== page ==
If you enjoy making homemade wine, or are just thinking of giving it a try, this article will give you a few "inside tips" on how to make sure your first batch or your next batch of wine comes out perfect.
This article won't go in the step by step details but there are many guides available on the internet that will do this for you.
The biggest secret to making sure your wine comes out perfect is Sanitizing. You have to sterlize and sanitize everything you are going to use and everything the wine will come into contact with. You can use many different sanitizing agents, I personally like something called B-brite sanitizer. You could also use a sulfite solution.
Why do you need to sanitize everything, even the spoon? Because the wine has to stay in the fermenter and then the carboy for weeks. Remember, you have a room temperature, sugary solution we are dealing with. This is a perfect environment for any kind of microbe or bacteria to grow in. If there is any type of microbe, it will just love the environment you have put it in and it will grow and multiply and basically have a feast on your sugar and juices.
That is NOT what you want to happen.
The only microbe that we want growing is the yeast. That's it. The warm sugary solution is wonderful for yeast but you must first make sure that you do not insert any kind of competition for the yeast.
So – STERILIZE everything that will come into contact with your wine.
The second big secret is sulfites.
Many people claim to be alergic to sulfites, but, in fact, are not. They are usually alergic to something else in certain food products but then they just associate the symptoms with sulfites.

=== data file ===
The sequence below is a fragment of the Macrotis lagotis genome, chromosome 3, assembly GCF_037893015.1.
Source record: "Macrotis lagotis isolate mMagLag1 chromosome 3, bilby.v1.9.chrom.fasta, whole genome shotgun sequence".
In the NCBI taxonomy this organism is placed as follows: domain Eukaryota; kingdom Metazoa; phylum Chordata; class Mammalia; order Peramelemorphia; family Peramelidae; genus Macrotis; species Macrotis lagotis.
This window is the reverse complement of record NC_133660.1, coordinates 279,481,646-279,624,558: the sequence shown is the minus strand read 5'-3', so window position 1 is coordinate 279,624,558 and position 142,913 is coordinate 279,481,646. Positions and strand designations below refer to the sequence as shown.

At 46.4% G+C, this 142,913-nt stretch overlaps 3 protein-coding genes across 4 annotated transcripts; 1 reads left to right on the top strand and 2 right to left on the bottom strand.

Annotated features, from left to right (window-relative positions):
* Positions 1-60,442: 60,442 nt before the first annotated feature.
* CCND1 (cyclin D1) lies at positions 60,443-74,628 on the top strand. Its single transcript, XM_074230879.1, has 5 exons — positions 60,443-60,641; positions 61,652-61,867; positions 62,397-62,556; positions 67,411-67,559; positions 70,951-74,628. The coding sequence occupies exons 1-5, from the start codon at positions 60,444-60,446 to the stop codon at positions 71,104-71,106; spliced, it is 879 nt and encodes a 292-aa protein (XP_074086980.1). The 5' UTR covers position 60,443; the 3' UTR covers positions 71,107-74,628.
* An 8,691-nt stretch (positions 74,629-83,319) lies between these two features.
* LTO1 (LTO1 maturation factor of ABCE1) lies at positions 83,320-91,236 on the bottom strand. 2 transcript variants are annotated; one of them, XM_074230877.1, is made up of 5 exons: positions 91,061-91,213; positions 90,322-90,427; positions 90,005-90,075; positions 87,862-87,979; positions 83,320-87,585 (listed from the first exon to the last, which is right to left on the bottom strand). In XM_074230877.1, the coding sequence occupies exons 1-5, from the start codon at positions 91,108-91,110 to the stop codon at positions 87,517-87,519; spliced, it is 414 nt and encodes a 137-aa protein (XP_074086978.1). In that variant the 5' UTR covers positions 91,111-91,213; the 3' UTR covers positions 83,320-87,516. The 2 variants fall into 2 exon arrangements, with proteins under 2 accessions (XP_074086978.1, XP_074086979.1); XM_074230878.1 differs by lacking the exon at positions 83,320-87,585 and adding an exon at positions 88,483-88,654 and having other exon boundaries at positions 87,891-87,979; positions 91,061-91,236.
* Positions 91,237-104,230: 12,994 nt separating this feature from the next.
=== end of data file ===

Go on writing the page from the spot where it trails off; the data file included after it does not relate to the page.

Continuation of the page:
The fact is that sulfites are the number one food preservative in the world. Just about everything you eat or drink has sulfites in it. If you think you are alergic to them, you should consult with your doctor and find out for sure – don't guess.
Sulfites act as both a preservative AND a microbe killer in winemaking. Many yeast strains are somewhat sulfite resistant so the yeast is not readily killed by the sulfites. This is perfect for winemaking. When you rack your wine from one container to another, it's always a very good idea to add sulfites. The exposure to air during racking could introduce some of that good 'ole acetobacter microbe and you could quickly end up making 5 gallons of vinegar.
The third "insider scret" is a little chemical called Pectin or Pectic Enzyme. This is a chemical that will break down something called pectin. Pectin, simply, is what makes jelly have it's jelly like consistency. Fruits are full of pectin. if you are going to make any kind of fruit wine, you will need to add this enzyme to break down the pectin. You don't want wine with a jelly consistency, right?
The big area that pectin enzyme will help you in is clearing your wine. Pectin in your wine causes it to be a little thicker and will also cause solids to stay suspended in the wine longer. Adding pectin enzyme will break dow the pectin and allow the solids to settle to the bottom of your carboy much faster.
With these three simple tips, you should be on your way to making fine wine with a nice polish! Enjoy.